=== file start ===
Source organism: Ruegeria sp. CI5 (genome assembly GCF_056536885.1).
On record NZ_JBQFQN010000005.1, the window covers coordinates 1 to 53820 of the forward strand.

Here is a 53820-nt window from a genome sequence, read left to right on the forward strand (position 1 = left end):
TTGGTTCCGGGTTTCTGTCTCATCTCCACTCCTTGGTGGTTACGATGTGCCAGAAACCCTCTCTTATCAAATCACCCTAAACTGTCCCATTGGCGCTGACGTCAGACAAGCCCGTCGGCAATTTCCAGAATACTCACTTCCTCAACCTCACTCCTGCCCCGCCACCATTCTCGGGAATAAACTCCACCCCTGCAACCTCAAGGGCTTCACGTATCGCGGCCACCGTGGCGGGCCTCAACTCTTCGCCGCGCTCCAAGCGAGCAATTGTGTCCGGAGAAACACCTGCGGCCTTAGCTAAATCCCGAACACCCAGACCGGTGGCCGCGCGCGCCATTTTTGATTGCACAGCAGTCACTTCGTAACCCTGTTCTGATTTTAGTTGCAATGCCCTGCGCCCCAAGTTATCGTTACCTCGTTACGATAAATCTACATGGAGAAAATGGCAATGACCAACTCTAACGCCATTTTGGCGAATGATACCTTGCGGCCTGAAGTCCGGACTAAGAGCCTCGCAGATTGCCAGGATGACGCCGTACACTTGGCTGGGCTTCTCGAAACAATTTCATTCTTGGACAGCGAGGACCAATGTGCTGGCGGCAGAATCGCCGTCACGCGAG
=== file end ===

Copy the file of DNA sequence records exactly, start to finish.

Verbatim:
Source organism: Ruegeria sp. CI5 (genome assembly GCF_056536885.1).
On record NZ_JBQFQN010000005.1, the window covers coordinates 1 to 53820 of the forward strand.

Here is a 53820-nt window from a genome sequence, read left to right on the forward strand (position 1 = left end):
TTGGTTCCGGGTTTCTGTCTCATCTCCACTCCTTGGTGGTTACGATGTGCCAGAAACCCTCTCTTATCAAATCACCCTAAACTGTCCCATTGGCGCTGACGTCAGACAAGCCCGTCGGCAATTTCCAGAATACTCACTTCCTCAACCTCACTCCTGCCCCGCCACCATTCTCGGGAATAAACTCCACCCCTGCAACCTCAAGGGCTTCACGTATCGCGGCCACCGTGGCGGGCCTCAACTCTTCGCCGCGCTCCAAGCGAGCAATTGTGTCCGGAGAAACACCTGCGGCCTTAGCTAAATCCCGAACACCCAGACCGGTGGCCGCGCGCGCCATTTTTGATTGCACAGCAGTCACTTCGTAACCCTGTTCTGATTTTAGTTGCAATGCCCTGCGCCCCAAGTTATCGTTACCTCGTTACGATAAATCTACATGGAGAAAATGGCAATGACCAACTCTAACGCCATTTTGGCGAATGATACCTTGCGGCCTGAAGTCCGGACTAAGAGCCTCGCAGATTGCCAGGATGACGCCGTACACTTGGCTGGGCTTCTCGAAACAATTTCATTCTTGGACAGCGAGGACCAATGTGCTGGCGGCAGAATCGCCGTCACGCGAG